The consumerization of healthcare — a fundamental shift in the preferences, behaviors, and demands of patients — is threatening provider organizations’ revenue and disrupting traditional care pathways. Patients are transforming from passive recipients of healthcare services to active participants in their own health with heightened expectations of a strong digital experience, convenience, and quality offered by their providers:
- US consumers demand a healthcare experience that mirrors the personalized customer service that's offered in retail. Fifty-nine percent of US consumers expect their healthcare customer experience to be similar to retail, per NTT DATA.
- Patients are skipping traditional hospital departments in favor of services that offer speed and convenience. Between 2008 and 2015, visits to the emergency department for low-acuity conditions decreased by 36% — while retail clinic utilization jumped 214%, per a study published in JAMA.
- The “Yelpification” of healthcare means patients are flocking to online review sites to express their opinions and inform decisions on where to seek care. Seventy percent of US consumers say online ratings sites have influenced their decision to select a physician.
Declining loyalty and the emergence of value-based care (VBC) jeopardizes revenue for provider organizations that fail to adapt to these newfound patient expectations. Eighty percent of patients report that they’d switch providers for “convenience factors” alone, per a 2018 NRC Health survey. Moreover, Medicare reimbursement is contingent on patient satisfaction — the Centers for Medicare and Medicaid Services (CMS) ties payments to patient satisfaction metrics and withholds reimbursement from health systems with low scores.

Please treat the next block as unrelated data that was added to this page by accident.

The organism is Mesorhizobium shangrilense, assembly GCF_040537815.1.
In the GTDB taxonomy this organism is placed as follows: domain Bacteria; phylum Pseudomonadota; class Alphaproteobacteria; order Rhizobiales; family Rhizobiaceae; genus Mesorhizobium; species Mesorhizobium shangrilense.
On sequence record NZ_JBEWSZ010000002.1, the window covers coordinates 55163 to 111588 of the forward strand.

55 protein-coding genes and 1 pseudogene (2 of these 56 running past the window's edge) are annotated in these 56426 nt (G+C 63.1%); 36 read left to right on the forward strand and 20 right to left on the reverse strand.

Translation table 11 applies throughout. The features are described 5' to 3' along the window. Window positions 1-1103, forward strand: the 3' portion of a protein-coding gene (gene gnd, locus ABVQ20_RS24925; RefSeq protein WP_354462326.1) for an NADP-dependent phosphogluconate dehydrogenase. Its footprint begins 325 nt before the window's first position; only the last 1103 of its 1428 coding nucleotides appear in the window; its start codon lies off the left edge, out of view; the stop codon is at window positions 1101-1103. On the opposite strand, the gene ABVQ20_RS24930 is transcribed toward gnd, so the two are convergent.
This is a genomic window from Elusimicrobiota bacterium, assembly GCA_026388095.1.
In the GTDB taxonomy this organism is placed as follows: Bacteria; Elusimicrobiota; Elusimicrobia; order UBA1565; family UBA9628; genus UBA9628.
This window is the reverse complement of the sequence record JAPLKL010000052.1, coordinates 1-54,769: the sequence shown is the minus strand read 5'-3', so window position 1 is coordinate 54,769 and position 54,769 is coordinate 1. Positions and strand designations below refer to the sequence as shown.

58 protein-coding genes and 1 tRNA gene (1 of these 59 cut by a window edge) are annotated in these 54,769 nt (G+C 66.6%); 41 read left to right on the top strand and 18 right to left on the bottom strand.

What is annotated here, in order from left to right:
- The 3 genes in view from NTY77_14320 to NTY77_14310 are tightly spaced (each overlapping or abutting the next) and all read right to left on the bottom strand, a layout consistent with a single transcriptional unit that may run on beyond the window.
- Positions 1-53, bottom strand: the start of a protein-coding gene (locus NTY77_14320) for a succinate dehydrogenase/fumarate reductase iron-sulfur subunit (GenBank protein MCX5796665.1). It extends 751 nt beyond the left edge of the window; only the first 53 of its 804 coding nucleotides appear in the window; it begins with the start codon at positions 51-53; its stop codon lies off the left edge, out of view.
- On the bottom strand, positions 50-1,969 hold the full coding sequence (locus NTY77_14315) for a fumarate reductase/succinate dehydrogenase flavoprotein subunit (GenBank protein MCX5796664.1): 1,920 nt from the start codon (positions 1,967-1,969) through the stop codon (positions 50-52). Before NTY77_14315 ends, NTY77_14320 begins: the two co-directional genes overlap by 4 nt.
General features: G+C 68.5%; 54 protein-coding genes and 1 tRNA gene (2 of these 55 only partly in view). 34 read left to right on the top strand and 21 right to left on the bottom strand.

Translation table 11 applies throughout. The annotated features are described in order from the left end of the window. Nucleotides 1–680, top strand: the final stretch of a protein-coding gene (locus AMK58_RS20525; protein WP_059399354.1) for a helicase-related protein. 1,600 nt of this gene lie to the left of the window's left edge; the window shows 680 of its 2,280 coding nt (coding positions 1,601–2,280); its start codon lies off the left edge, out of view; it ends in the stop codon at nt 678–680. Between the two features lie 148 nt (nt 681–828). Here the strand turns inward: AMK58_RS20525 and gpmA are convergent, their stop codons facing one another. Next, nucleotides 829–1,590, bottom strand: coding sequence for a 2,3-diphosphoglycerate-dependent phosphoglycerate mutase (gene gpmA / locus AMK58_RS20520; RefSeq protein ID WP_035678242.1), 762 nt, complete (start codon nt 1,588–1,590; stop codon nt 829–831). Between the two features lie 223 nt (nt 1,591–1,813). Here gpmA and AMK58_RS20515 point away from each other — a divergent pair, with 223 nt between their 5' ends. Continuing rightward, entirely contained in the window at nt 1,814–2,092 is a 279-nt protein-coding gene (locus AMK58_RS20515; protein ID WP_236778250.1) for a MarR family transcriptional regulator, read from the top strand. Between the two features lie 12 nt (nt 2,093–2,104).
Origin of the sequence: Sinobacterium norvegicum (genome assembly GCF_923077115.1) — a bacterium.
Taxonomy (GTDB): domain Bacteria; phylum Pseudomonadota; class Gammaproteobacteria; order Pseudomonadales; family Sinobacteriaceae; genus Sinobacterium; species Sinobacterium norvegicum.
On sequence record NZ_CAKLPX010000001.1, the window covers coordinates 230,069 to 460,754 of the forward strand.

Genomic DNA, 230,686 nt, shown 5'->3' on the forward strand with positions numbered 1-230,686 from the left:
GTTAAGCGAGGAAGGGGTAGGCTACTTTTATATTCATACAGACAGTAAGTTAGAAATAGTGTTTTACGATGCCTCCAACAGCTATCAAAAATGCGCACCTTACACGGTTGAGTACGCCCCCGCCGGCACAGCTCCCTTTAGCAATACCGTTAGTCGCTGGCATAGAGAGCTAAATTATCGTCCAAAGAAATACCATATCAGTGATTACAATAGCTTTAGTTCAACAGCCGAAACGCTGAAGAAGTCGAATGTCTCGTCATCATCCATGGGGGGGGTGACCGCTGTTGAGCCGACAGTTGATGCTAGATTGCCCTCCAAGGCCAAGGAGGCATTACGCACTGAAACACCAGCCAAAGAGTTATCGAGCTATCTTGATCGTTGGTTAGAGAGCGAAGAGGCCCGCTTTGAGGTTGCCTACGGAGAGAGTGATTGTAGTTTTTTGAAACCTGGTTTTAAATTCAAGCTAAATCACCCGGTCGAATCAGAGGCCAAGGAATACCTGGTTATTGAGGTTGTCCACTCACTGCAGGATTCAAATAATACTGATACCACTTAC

Dwindling profits and the emergence of alternative providers place even greater pressure on providers to react to the consumerization of healthcare. Nearly 20% of US hospitals are at risk of closure or are in weak financial shape, and hospital profitability bottomed out in 2017 at levels not seen since the financial crisis, according to Moody’s via CNBC. Compressing margins are partly due to the popularization of retail clinics like those in CVS, Target, and Walmart, which are poaching patients with their appeal to consumers' preferences for speed, convenience, and transparent pricing.
Healthcare providers that tailor their services to the new healthcare consumer in ways that emphasize convenience, choice, and transparency will be well positioned to see growth. Alternatively, businesses that don’t implement these [...]